By: Eric Cain / @_Cainer
The Tennessee baseball team took a giant step forward this season under coach Tony Vitello in his second season at the helm. A 40-win season and a trip to regional postseason play for the first time in 14 seasons are just a few of the bases cleared.
With every successful stint, repercussions are soon to follow – a product of good fortune. Vitello has emerged as one of the nation’s brightest up-and-coming head coaches and many members of the squad have garnered recognition for their play.
“It’s been incredible [playing for Vitello]. Coach V. has done an incredible job with this program and he will for years to come,” pitcher Garret Stallings said during an interview with The Starting Lineup’s Tyler Ivens and Will West Thursday morning. “The No. 1 thing is he brings confidence in his players and he brings it every single day. He did raise expectations.
“When we play our game, we can perform with the best of them. Tennessee baseball is going to be scary for years to come.”
There is no greater proof of that than witnessing the Vols’ success in the 2019 Major League Baseball First-Year Player Draft. Stallings, along with five other Volunteer juniors, were taken in the three-day period – four of which who went in the first nine rounds. UT’s six draftees were the most since 2015 and the four selected in the opening nine rounds was the most since 2001.
Stallings said during the interview that he plans to go through with the selection and sign with the Angels.
“It’s something that I’ve worked for my whole life. It seems to be a great opportunity in front of it and I’m going to take advantage of that,” Stallings said. “After talking with my friends and the coaching staff, it’s in my best interest moving forward to take my shot at a pro career.”
Stallings, the second UT player off the board, was taken by the Angels with the 14th pick of the fifth round (151st overall) and 24 spots ahead of his player-ranking. The right-handed pitcher’s slotted value is $353.70K as the junior experienced a breakout season in Knoxville, going 8-5 in 16 starts with a 3.33 ERA, 106 strikeouts and two shutouts in 102 2/3 innings pitched.
The Chesapeak, Va. native displays an array of pitches that consists of a mild fastball – complimented by a changeup, slider, cutter and curve.
A teammate who could be joining Stallings in the Angels organization is fellow pitcher Zach Linginfelter, who was drafted for the third time on Tuesday. The Sevier County native was taken with the 271st overall pick – a ninth round selection – after being selected in the 19th round by the Nationals in 2018 and in the 16th round by the Yankees out of high school.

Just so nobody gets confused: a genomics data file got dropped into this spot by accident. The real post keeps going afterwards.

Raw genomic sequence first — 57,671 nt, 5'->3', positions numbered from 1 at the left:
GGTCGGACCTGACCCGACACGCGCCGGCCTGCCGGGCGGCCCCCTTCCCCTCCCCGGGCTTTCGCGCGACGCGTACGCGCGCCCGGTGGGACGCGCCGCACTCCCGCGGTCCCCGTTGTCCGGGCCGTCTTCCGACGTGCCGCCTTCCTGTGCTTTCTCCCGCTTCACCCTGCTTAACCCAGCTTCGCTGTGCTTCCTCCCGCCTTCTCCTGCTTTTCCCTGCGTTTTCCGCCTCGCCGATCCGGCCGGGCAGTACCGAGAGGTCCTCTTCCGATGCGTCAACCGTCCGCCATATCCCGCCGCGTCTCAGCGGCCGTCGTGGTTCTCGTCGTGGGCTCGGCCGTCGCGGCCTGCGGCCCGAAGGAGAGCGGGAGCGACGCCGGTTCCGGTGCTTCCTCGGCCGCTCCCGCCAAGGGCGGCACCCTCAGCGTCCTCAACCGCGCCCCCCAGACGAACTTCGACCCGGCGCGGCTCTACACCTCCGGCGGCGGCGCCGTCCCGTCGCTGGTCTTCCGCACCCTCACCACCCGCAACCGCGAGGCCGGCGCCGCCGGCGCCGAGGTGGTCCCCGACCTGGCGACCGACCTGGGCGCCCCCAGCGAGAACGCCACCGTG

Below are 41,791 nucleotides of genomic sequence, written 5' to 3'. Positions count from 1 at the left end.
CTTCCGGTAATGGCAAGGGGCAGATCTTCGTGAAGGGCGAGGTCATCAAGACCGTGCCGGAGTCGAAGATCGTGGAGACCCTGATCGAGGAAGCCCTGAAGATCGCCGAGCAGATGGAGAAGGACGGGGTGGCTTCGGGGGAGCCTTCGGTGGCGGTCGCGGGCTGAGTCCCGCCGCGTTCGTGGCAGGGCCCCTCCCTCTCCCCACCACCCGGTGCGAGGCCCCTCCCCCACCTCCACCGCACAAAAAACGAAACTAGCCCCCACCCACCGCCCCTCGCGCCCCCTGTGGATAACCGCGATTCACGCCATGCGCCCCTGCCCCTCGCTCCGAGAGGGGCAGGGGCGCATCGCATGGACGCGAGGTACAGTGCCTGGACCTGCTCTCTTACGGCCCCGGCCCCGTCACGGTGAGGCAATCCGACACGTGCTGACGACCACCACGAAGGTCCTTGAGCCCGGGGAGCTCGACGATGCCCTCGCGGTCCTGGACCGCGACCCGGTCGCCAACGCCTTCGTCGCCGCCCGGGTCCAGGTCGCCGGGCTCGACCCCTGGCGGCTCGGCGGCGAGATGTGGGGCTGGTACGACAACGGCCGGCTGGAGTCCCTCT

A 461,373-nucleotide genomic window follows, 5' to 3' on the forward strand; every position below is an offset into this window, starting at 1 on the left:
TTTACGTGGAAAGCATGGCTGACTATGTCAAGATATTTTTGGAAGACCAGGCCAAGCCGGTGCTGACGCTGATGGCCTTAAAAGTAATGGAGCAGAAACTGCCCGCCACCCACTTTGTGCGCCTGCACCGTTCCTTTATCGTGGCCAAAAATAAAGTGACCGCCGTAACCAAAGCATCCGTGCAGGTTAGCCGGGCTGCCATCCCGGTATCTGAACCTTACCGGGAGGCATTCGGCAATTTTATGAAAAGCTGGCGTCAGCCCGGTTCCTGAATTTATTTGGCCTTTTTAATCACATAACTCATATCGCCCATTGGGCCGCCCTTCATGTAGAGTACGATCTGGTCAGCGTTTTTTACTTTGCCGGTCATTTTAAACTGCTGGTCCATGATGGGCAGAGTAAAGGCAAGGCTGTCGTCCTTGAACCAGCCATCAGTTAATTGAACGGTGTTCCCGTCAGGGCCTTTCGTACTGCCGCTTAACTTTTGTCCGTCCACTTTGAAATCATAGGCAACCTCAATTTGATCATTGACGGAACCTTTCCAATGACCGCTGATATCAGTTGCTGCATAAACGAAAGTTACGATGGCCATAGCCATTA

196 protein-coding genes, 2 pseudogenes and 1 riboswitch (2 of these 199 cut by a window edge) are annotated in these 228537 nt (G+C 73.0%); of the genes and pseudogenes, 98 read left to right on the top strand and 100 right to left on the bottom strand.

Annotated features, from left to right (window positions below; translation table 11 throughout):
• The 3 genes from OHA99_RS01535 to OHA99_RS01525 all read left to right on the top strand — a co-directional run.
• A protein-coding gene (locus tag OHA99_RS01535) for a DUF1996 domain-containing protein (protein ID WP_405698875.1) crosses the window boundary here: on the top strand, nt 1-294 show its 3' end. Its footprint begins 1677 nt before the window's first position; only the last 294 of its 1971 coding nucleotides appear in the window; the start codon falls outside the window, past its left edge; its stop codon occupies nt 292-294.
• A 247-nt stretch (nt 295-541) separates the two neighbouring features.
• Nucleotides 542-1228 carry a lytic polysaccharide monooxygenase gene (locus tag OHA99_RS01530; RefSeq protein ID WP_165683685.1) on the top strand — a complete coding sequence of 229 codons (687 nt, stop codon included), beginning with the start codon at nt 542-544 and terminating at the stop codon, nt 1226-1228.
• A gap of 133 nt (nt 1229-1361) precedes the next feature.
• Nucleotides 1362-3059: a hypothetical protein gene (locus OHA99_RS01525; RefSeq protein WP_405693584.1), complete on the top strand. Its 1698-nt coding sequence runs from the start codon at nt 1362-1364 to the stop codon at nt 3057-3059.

A righty, Linginfelter started a career-high 16 games on the year as either the second or third weekend starter. The pitcher tossed 68 2/3 innings this season and amassed six wins – fanning 71 batters in the process.
The 6-foot-5, 220-pound hurler was also the college roommate of Stallings.
“Zach is one of my better friends. He gave me a text right before his name was called. I couldn’t be happier for Zach and for all he’s put in,” Stallings said. “It will be great knowing a few people going into the organization. Being able to bounce ideas and go through the process with someone will make it that much better.”
Stallings’s brother played volleyball at Long Beach State, so the new member of the Angels organization is at least familiar with the west coast area.
“I’ve been out there a couple of times, but I know my brother knows it better than me,” Stallings laughed. “He’ll have to come out and visit. It couldn’t be a better place to be a part of.”
The organization has two stateside rookie teams – the Angels of the Arizona League based in Tempe and the Orem Owlz of the Pioneer League based in Utah. In being college juniors, it is likely that Stallings and Linginfelter (if he signs) will begin their pro careers as an Owl.
The duo would then climb the ranks to A-Ball in Burlington, Advanced-A in San Bernardino, Double-A in Mobile and finally Triple-A in Salt Lake City.
“I’m very excited to be a part of this organization. They do an excellent job of developing players,” Stallings said. “It’s somewhere where I can likely be myself. It’s not going to be easy, but I’m going to keep working hard and give it my best.”
Other UT draftees included infielder Andre Lipcius (Tigers – 3rd Round, 83rd overall), pitcher Andrew Schultz (Phillies – 6th round, 180th overall), infielder Ricky Martinez (Diamondbacks – 18th round, 542nd overall) and outfielder Jay Charleston (Royals – 26th round, 796th overall).
“It’s every little kid’s dream to get their shot to play and to make it to the big leagues,” Stallings said. “I’m forever grateful for the organization to see an interest in me and to take an interest in me moving forward.
“I’m very thankful to all the people who have helped me along the way like my friends and family, all the coaches and the beautiful city of Knoxville for just being able to represent the university and help me get to where I am today.”
Check out the full interview here.